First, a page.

This article originally appeared in the November 29, 2013 issue of The Pittsburgh Post-Gazette. It is reprinted here with permission. A version of this article also was posted in the December 2013 issue of Financier Worldwide under the title "U.S. Markets Become IPO Venue Of Choice for Non-U.S. Firms."
When China's e-commerce giant Alibaba -- with a valuation that may make it the world's third-largest Internet company behind only Google and Amazon -- made the decision to go public, listing in Hong Kong was its natural first choice.
What is more remarkable, the company has been planning to list in the United States, though details are not yet settled. Its initial public offering, projected to raise more than $10 billion (about six times Twitter's IPO target), would be the largest U.S. IPO since Facebook in May 2012.
For a decade, following the 2002 passage of the Sarbanes-Oxley Act, the business community watched as a growing number of foreign firms fled American capital markets. As one example, German powerhouses Allianz, BASF, Bayer, Daimler, Deutsche Telekom and E.on had de-listed from the NYSE by 2010, leaving only four major firms from Europe's largest economy remaining on the Big Board.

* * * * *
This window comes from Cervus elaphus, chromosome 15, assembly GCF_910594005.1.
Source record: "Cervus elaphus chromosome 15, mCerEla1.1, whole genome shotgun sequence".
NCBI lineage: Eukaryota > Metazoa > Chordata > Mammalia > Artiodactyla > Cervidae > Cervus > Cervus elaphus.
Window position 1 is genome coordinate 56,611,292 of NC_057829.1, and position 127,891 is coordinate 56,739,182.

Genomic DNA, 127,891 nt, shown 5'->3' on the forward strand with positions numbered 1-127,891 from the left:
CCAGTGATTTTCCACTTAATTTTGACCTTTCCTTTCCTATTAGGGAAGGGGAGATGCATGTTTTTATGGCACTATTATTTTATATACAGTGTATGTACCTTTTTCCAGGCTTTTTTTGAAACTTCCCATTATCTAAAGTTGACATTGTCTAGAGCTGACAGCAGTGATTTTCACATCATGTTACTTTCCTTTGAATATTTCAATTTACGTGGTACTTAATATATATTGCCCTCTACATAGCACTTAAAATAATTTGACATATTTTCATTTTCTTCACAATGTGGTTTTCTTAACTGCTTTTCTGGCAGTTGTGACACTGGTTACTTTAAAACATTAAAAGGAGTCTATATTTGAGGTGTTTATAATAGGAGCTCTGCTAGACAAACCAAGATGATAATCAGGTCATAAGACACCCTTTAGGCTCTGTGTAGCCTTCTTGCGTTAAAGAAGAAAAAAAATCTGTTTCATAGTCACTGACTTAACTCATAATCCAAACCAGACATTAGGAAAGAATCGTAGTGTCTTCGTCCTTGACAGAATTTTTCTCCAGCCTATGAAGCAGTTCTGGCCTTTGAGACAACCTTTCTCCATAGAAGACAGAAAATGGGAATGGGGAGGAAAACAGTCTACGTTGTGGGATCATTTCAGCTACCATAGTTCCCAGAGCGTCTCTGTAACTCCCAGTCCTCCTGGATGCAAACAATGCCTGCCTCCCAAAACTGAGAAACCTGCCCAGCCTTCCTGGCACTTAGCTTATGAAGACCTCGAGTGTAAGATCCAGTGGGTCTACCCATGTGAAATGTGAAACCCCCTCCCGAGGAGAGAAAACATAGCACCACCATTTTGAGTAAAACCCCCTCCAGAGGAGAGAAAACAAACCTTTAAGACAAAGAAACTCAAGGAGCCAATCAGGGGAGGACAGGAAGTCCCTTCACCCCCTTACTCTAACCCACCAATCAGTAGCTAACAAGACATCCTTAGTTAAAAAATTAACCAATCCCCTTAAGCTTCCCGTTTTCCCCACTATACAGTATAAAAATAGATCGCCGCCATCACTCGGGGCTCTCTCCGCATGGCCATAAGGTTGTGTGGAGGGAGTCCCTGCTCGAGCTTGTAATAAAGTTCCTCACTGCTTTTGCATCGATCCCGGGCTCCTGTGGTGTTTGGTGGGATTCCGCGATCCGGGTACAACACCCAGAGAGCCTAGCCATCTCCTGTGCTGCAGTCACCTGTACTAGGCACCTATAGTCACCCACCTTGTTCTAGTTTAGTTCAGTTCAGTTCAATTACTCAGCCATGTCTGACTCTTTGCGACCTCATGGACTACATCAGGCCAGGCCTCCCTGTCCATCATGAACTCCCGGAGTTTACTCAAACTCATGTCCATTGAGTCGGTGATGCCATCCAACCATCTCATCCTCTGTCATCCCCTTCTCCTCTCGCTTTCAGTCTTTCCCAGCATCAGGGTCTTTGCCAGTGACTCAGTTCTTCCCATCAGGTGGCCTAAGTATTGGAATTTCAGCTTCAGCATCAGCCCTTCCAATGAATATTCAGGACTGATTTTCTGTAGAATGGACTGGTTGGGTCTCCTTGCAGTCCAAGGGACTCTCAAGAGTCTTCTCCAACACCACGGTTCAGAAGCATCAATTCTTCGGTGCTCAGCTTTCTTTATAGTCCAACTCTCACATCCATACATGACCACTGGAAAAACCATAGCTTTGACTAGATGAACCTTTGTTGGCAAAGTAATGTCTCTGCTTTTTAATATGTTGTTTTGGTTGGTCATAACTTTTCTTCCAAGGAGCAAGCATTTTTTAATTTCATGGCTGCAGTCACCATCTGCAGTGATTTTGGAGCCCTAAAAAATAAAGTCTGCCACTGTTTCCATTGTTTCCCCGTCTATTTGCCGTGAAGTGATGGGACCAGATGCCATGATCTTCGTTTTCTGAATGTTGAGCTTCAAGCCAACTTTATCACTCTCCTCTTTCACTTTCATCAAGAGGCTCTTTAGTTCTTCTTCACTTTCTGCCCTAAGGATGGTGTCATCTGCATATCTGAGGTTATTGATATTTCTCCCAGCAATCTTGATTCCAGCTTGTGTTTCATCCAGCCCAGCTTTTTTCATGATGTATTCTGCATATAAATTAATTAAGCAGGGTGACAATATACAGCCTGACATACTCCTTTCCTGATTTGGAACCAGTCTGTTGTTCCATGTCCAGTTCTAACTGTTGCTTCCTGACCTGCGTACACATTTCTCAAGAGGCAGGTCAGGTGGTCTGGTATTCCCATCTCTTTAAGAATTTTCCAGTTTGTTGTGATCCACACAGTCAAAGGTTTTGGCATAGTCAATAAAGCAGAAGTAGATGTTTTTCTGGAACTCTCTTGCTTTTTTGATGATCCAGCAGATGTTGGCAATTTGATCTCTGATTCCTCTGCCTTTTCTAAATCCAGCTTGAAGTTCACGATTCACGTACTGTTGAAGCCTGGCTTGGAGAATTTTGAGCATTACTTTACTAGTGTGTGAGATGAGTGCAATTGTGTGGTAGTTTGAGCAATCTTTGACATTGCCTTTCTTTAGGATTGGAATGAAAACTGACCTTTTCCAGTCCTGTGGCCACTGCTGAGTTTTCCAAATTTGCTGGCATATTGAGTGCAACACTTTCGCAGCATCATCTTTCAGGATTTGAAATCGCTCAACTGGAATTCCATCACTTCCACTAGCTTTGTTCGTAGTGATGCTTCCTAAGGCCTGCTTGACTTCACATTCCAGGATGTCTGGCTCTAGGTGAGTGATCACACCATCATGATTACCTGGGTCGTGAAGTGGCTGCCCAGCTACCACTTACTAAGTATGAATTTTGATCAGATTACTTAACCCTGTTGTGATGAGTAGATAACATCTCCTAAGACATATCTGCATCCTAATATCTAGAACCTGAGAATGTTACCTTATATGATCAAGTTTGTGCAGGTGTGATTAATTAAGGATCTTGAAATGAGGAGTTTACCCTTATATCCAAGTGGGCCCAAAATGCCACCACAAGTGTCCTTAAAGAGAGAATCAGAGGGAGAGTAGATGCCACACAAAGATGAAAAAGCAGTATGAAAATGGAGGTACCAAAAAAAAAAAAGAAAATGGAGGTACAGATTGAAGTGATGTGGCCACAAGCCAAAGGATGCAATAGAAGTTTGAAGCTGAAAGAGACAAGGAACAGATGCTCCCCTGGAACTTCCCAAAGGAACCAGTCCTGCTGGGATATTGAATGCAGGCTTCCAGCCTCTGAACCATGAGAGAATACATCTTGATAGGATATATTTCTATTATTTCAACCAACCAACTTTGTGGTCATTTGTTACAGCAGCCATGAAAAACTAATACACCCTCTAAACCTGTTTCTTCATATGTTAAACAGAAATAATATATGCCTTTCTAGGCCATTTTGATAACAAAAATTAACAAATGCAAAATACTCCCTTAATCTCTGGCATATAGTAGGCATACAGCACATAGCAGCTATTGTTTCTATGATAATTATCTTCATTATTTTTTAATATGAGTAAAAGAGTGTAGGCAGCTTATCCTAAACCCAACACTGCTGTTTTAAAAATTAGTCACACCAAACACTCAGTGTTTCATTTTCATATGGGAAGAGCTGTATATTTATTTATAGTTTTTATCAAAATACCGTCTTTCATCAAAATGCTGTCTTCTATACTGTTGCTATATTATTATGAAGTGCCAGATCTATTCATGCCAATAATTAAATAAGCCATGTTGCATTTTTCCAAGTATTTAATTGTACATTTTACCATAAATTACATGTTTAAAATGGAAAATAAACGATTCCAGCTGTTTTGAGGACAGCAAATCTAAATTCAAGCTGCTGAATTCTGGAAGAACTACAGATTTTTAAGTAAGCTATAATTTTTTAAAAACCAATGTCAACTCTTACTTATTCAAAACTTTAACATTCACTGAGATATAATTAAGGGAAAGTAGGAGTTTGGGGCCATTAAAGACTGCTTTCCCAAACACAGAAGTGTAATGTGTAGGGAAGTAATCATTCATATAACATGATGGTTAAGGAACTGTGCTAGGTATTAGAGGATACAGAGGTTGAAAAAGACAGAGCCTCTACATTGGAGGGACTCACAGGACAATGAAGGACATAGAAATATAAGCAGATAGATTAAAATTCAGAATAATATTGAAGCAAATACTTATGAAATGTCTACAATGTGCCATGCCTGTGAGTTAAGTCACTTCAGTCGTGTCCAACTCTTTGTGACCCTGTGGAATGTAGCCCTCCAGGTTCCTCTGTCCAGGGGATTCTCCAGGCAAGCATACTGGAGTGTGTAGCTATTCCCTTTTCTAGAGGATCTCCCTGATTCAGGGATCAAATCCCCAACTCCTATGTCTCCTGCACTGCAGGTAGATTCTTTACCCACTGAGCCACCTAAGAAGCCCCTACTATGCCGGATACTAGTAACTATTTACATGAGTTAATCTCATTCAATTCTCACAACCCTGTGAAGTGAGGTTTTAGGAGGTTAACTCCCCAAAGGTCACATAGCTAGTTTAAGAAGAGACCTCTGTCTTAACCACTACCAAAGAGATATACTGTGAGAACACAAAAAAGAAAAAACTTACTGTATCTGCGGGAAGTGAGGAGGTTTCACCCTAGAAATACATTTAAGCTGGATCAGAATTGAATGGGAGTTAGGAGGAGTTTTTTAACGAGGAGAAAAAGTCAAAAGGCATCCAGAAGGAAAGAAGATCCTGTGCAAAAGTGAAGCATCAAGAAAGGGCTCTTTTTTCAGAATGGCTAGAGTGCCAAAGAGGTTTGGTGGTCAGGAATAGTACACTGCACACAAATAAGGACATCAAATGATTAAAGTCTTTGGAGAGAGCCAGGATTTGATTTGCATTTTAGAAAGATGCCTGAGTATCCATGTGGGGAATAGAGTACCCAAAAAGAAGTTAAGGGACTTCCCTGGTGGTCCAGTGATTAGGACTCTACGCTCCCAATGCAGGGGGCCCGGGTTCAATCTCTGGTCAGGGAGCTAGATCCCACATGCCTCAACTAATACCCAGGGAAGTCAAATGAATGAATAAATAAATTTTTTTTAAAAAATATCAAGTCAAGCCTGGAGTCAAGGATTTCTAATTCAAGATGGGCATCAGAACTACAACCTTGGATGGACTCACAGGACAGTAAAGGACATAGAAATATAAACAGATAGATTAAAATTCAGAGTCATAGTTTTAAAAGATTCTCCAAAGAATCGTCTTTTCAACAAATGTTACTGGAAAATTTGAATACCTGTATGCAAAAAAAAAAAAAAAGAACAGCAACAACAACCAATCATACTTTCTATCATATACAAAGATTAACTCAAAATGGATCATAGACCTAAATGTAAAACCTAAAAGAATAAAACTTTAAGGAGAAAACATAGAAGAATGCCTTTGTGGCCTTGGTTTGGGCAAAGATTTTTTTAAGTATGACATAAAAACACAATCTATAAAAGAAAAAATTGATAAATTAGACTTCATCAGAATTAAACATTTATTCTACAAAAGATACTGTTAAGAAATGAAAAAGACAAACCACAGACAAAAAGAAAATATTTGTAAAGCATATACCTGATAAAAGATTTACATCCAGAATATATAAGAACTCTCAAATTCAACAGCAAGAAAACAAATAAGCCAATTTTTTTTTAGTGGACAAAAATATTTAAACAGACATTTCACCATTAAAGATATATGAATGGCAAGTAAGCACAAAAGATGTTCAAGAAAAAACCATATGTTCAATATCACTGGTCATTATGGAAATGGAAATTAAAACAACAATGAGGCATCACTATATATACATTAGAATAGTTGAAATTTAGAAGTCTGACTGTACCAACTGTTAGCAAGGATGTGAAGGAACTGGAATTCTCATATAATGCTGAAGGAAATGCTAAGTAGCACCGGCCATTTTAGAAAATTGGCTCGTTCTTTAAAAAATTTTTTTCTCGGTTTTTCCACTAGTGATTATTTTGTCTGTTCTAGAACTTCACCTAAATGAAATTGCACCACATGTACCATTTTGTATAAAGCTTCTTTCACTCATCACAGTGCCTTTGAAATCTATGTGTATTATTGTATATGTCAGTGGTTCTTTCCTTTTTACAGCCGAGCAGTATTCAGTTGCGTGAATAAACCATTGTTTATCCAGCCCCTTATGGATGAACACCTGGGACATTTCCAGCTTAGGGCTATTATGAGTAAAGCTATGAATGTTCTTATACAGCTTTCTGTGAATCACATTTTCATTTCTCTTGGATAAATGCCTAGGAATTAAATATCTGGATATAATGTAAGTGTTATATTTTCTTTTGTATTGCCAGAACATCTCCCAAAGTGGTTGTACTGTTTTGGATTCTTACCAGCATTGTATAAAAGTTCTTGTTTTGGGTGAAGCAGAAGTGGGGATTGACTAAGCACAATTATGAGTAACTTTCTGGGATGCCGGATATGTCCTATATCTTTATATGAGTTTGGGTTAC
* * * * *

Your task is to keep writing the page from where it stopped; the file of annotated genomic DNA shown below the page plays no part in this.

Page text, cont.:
Today, a range of factors, including flexibility in corporate governance (such as a dual-class share structure) and eased requirements for foreign firms, are leading international companies to stage a comeback in U.S. listings. Twenty-eight IPOs here in 2013 have been by foreign companies, including the first Spanish firm to do so since 2004, Abengoa, which now plans to de-list from its home market.
Alibaba, with an 80 percent market share of online shopping in China, is not the first issuer to look elsewhere after first considering Hong Kong. The HKEx's general prohibition on companies with dual-class shares resulted in U.K. soccer club Manchester United -- reportedly the world's most valuable sports team in 2011 -- deciding to list on the NYSE last year.
Despite investor vote disparity in some cases, which U.S. investors have become accustomed to, there are many reasons why foreign firms listing in the U.S. is good for American investors:
Brian Korn and David P. Russo
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